The best baby diapers I have ever used have been the Moony brand. I seriously love them so much that I have considered mailing them to friends and family with babies back in the United States. I have also secretly thought of taking a truckload of them with me when we return to the United States just so we can give them as gifts at baby showers and such in the future. I know it sounds totally absurd but I seriously, seeerrrriously have. I have a few reasons why they are the best for us. We have used and compared many of the brands found in the U.S. as well as a few different options available here locally in the Tokyo area.

  1. Cost – Although there are some brands that are cheaper (Mamy Poko is less expensive and possibly the same company, but I am not positive about this) I feel that the Moony diapers are the BEST price for the number of diapers per pack and for the quality. In my opinion they are very reasonably priced the toddler size large pack is around 1200 yen for 54large size diapers or 84 small size. When we first moved to Japan I was really surprised at the price difference between a box of Pampers or Huggies vs  almost any Japanese brand. Japanese brands were almost ALWAYS much less expensive. And I am all about saving a few bucks if the quality is comparable.
  2. No tape on the legs – Moony diapers have no sticky tape to fasten them. I always had issues with grandparents and daycares putting the diaper tape really tight on my oldest child. I assume this was to make sure there were no leaks around the edges or the legs or the top of the diapers. Sometimes when I would try a different brand the tape would leave a rash on my oldest Childs legs. My youngest child has the same issue with allergic reactions from tapes on the skin. Babies are sensitive! Moony diapers have no tape on the legs. They are made really similar to pull ups. The waist band is flexible and snug but not super tight like a bungee feeling elastic. the legs and a stretch elastic bossier near the leg with an extra little ridge to prevent leaks also. We have not had any problems with leaks up the back or around the legs with these from small baby size all the way up to potty training toddler. Moms hate diaper leaks. We have been spared from this right of passage into potty training land. Thank. The. Lord.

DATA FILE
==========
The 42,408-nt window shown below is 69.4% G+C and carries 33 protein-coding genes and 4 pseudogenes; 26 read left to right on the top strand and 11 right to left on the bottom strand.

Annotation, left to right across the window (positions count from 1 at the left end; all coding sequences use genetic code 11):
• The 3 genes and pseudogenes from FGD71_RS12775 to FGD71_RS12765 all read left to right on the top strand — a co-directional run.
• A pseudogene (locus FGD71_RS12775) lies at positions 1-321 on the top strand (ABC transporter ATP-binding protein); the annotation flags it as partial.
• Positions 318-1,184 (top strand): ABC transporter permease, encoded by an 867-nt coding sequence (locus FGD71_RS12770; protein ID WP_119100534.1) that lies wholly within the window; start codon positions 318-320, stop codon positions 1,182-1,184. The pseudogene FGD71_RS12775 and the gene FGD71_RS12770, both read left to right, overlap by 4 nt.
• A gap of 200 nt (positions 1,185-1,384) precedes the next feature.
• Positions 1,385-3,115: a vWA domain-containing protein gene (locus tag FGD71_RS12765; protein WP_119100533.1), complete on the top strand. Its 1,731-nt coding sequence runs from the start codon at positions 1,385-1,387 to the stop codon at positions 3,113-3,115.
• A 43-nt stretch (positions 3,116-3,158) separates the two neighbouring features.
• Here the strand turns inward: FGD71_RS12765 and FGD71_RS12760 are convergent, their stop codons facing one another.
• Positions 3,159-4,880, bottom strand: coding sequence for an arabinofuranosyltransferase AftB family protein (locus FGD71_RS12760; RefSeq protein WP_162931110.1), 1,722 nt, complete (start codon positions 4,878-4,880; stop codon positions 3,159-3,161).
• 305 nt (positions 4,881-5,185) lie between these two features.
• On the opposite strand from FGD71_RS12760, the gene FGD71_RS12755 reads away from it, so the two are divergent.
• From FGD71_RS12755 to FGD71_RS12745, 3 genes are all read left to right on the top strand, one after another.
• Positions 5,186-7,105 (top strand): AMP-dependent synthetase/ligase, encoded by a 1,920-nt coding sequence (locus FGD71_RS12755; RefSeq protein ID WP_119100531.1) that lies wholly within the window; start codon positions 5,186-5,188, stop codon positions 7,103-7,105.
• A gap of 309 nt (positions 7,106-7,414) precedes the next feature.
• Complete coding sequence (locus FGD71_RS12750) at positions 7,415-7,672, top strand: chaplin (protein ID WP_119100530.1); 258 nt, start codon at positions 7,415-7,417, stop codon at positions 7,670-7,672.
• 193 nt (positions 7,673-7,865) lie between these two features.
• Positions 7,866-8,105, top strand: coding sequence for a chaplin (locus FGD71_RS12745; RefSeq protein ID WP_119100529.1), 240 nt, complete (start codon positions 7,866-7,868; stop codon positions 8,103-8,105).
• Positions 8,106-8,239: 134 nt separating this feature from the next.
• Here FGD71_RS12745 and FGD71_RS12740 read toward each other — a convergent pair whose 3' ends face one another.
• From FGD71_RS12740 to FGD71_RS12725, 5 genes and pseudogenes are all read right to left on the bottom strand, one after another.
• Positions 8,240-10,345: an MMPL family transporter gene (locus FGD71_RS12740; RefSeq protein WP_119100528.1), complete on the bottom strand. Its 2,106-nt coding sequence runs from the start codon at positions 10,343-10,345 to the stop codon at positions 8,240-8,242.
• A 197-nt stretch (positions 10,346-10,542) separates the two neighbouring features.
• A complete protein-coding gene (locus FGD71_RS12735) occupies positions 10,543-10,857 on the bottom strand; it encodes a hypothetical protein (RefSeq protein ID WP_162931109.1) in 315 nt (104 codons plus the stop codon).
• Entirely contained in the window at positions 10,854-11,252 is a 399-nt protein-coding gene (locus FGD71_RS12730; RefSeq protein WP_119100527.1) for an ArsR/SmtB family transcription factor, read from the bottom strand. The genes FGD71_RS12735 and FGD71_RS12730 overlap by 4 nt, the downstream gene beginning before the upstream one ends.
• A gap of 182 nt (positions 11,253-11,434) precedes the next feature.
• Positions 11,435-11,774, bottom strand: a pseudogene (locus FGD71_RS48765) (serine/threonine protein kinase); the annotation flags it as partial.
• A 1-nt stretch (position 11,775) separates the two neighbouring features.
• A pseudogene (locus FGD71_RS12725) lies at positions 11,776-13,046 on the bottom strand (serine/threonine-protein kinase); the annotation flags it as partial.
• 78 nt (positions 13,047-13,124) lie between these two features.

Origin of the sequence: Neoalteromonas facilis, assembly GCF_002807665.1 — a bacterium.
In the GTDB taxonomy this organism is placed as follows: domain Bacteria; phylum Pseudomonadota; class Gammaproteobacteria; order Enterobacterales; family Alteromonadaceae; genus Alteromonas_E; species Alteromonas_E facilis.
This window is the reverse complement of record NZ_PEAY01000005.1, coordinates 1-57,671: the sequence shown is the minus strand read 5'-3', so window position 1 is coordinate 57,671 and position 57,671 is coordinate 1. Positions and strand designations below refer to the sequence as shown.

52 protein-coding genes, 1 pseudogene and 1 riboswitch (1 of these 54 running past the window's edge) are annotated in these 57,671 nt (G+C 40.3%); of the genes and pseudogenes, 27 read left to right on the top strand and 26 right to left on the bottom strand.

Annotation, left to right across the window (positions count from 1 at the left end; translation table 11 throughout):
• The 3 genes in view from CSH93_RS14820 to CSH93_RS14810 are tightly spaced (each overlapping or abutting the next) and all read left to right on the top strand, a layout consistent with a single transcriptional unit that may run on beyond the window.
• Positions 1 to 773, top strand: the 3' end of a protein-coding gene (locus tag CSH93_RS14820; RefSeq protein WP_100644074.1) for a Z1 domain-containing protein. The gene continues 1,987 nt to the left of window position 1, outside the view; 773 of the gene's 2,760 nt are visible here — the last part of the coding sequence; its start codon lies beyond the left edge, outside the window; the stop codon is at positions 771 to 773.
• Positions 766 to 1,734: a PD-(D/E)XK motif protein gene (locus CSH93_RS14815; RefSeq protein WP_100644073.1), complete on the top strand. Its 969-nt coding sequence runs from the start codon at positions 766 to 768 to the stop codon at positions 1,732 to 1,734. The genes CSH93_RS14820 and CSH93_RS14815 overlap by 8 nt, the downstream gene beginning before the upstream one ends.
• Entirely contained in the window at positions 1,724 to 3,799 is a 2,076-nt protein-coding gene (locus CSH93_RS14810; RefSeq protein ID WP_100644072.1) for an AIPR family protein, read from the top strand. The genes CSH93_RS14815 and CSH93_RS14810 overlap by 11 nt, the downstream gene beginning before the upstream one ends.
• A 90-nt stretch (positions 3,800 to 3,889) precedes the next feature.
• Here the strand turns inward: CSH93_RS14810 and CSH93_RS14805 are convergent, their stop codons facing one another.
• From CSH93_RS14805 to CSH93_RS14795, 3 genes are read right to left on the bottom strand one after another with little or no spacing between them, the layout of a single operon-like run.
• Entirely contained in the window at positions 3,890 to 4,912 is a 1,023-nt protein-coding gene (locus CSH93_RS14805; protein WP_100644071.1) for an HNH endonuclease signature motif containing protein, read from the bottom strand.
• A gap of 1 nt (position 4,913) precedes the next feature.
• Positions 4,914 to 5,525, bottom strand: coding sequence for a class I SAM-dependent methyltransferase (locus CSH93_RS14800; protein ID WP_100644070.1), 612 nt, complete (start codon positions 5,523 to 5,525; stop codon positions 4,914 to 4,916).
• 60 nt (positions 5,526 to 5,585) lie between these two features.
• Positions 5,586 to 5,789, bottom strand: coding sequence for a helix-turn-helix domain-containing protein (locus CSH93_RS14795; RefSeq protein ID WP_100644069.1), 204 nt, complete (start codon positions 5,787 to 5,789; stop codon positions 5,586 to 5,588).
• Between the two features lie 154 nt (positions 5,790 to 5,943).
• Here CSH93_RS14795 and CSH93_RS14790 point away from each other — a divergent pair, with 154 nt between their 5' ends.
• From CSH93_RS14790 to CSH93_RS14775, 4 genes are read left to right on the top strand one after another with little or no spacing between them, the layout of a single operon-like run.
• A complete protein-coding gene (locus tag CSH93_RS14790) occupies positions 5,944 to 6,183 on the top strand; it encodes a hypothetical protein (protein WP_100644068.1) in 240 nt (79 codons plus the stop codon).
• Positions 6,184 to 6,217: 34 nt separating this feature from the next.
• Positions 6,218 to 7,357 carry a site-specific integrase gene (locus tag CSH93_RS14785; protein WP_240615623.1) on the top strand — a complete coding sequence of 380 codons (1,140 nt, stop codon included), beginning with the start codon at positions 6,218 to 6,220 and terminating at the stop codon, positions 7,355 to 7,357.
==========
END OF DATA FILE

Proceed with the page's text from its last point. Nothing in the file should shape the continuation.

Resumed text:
3. Wetness Indicator – Just as many of the brands we were used to in the states the Moony diapers have a wet indicator. There is a double line that will turn blue when the diaper is wet. The line extends farther than diapers I have used previously so it is still easy to do a wet check. I find that these diapers don’t blur up really huge when they are wet unless if they are truly soaked so its nice to have the blue indicator because you can’t always tell by just looking or even feeling the seat of the diaper. We also use these overnight and have never had an issue with nighttime leaks. I do remember this being a problem with American style diapers and we ended up having to buy expensive special “night time” diapers. Moony diapers have solved that issue.
  4. Style – There are different versions for the girl style and the boy style. I think this helps with the extra absorption  in the right areas of the diaper. The girls version currently has Winnie The Pooh designs but I am not sure what is currently on the boys diapers. They might change the design but I have no idea. I also have no idea how truly different the girls and boys versions are but they are packaged separately. Both the boys and the girls version seem to look like a little sumo outfit (aka Mawashi).
  5. Easy Clean-up – Moony diapers do have a small strip of tape that is on the back. to remove the diaper you can pull the side apart (so as not to have to slide a dirty diaper down the legs for big messes) and then you simply roll the diaper up into itself and then pull the tape tab. This sticks the rolled up diaper together so that you can easily discard it without a hassle. The tape is stuck onto itself on the back so that it expands when pulled and your child will not have the chance of getting tape stuck to their back or legs. It works great.

There are other Japanese brands that are probably comparable. Possibly you can buy them in bulk somewhere but I have yet to see that here in our area of Tokyo. We buy ours from the local supermarket but it is possible you could get them cheaper from somewhere else. I like the brand and would recommend them for having good durability along with a good price. If you are in the US they are a bit more expensive but you can try them out by clicking here.